We’d like to have a look at the role of Logistics in Supply Chain Management and examine the relationship between the two elements.
Supply Chain Management involves the planning, design, control and implementation of all the business processes that are related to the procurement, manufacturing, distribution and sales order fulfilment functions of a business organization.
All these activities involve multiple networks of vendors and service providers that are integrated and co-coordinated by the organization’s supply chain experts to move raw materials and finished goods from and to all distant locations across the globe. This movement – Logistics – is the backbone on which supply chains are driven.
Logistics refers to the management of the flow of goods and supplies; it involves information, data and documentation between two entities or points. Logistics plays an important role in the post-procurement function of delivery of raw materials from the supplier to the point of production. It is also crucial in the Supply Chain Management of finished goods from the point of dispatch from the factory to the point of delivery to the customer.
The flow of goods passes through a network of transportation by road, rail, air or ship, and also of intermediary warehouses that hold inventories before moving on to the forward locations. The entire activity involves multi-tier suppliers, agents, and agencies that include freight forwarders, packers, customs departments, distributors and logistics service providers, and so on.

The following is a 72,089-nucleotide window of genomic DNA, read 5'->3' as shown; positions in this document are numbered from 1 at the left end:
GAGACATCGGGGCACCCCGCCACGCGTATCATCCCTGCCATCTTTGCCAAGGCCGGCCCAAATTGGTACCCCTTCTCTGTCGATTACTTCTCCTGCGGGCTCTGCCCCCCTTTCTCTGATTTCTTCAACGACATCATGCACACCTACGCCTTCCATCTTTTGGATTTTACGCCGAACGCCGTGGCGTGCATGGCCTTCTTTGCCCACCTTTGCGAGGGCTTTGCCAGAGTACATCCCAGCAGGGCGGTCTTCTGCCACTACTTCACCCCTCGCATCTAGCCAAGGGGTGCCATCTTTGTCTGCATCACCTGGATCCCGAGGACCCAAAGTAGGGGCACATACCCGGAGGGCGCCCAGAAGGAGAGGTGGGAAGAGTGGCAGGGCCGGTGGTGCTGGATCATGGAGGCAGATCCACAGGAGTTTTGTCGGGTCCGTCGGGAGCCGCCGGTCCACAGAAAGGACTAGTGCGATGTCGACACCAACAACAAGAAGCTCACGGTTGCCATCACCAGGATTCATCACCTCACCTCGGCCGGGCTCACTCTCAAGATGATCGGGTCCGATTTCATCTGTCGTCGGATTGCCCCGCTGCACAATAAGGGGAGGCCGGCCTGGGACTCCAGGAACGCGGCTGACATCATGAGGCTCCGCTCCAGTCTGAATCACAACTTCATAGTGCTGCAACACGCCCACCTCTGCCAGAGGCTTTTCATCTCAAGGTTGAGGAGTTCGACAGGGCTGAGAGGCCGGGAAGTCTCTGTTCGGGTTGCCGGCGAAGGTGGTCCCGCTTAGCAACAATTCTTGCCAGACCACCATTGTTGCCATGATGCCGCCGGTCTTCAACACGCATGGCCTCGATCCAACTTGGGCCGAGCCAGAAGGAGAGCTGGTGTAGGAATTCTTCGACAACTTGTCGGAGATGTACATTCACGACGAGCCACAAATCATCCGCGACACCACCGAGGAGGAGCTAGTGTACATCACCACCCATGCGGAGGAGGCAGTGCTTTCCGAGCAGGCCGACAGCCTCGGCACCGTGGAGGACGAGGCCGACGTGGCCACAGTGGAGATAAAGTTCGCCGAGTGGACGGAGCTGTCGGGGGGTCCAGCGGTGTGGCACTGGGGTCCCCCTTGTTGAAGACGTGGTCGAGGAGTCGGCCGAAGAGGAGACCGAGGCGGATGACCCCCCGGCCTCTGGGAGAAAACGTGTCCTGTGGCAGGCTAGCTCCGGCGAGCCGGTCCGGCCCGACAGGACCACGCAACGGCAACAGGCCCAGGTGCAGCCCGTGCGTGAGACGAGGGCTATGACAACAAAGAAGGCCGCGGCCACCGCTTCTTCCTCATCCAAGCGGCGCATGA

Logistics therefore is an integral component of Supply Chain Management. The Supply Chain is often referred to as Logistics and vice versa but though they are intricately linked, they do not both mean the same.
On the one hand, supply chain design in an organization details and plans the procurement strategy and manufacturing location selection; it designs and develops the distribution network and strategy for finished goods, and so on.
On the other hand, logistics planning deals with the details of procurement logistics, finished goods distribution, sales order fulfilment, inventory management, and so on.
Logistics planning drives the strategic direction and framework for its design planning from SCM strategy.
A few examples
Take the case of production procurement: SCM strategy will define the process, selection of vendors, procurement strategy and the mode of order fulfilment coupled with cycle time and lead time to supply to the production floor.
Logistics in this case details the mode of transportation from the vendor, the consignment planning, the process for triggering the order, the consolidation of shipments, selecting transportation modes and vendors; it defines transit times and the documentation process. It also implements the plan, controls and monitors the flow of goods from point of origin up to the point of delivery to the plant for production.
In the case of finished goods distribution, SCM strategy will define the overall network design for stock holding and other channels of distribution.
Logistics deals with the entire gamut of designing the transportation network, partnering with third party logistics providers to establish distribution centres and warehouses, planning inventory management and operations process (including packing, promotional bundling, and so on). It also deals with the primary and secondary distribution network and vendors, and, finally, the complete documentation and information process for the entire chain of activities.